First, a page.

11. 11. RATIONAL-EMOTIVE IMAGERY It is a form of intense mental practicedesigned to establish new emotional patternsby making the clients imagine themselves theworst thing that could happen, unhealthy andupset feelings, intense experience of feelingsand changing them to healthy and positivefeelings. As clients change their feelings aboutadversities, they stand a better chance ofchanging their behavior in the real situation.
  12. 12. ROLE PLAYING There are both emotional andbehavioral components in role playing.Clients can rehearse certain behaviors tobring out what they feel in a situation withthe therapist in a presumed environment.The focus is on working through theunderlying irrational beliefs that are relatedto unpleasant feelings.
  13. 13. SHAME ATTACKING EXERCISES Ellis has developed exercises to helppeople reduce shame over behaving incertain ways. When we stubbornly refuseto feel ashamed by telling ourself that it isnot catastrophic if someone thinks we arefoolish. The exercises are aimed atincreasing self-acceptance and matureresponsibility.
  14. 14. USE OF FORCE AND VIGOR It is a way to help clients go fromintellectual to emotional insight. Clients areshown how to conduct forceful dialogues byreverse role playing in which therapist adoptsthe client’s belief and vigorously argues for it;while the client tries to convince the therapistthat the belief is dysfunctional. It is especially useful when the clientnow sees the irrationality of a belief, butneeds help to consolidate that understanding.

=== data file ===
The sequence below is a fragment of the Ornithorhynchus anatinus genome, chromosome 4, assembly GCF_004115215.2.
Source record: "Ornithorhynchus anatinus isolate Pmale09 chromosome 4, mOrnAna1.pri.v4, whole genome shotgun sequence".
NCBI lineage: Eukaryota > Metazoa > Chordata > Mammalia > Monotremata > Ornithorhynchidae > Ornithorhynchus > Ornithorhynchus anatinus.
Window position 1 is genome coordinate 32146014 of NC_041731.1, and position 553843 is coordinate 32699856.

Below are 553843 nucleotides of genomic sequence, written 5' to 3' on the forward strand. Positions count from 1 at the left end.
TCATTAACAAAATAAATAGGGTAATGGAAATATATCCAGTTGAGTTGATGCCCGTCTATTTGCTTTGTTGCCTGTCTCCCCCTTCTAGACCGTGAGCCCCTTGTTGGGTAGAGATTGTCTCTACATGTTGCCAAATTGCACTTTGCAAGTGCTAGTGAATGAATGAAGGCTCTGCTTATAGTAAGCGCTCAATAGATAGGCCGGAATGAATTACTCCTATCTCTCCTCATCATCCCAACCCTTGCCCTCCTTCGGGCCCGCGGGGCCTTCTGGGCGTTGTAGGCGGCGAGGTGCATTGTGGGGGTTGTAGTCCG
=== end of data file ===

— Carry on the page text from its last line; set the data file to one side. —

15. 15. BEHAVIORALTECHNIQUES
  16. 16. Behavioral Techniques are one ofthe best ways to check out and modify abelief by act. Clients can be encouraged tocheck out the evidence for their fears andto act in ways that disprove them. Thecommon techniques are1. Exposure2. Risk taking3. Paradoxical behaviour4. Postponing gratification
  17. 17. EXPOSURE Possibly the most commonbehavioural strategy used in REBTinvolves clients entering feared situationsthey would normally avoid. Such exposureis deliberate, planned and carried out usingcognitive and other coping skills.
  18. 18. RISK TAKING The purpose is to challengebeliefs that certain behaviours are toodangerous to risk, when reason says thatwhile the outcome is not guaranteed theyare worth the chance.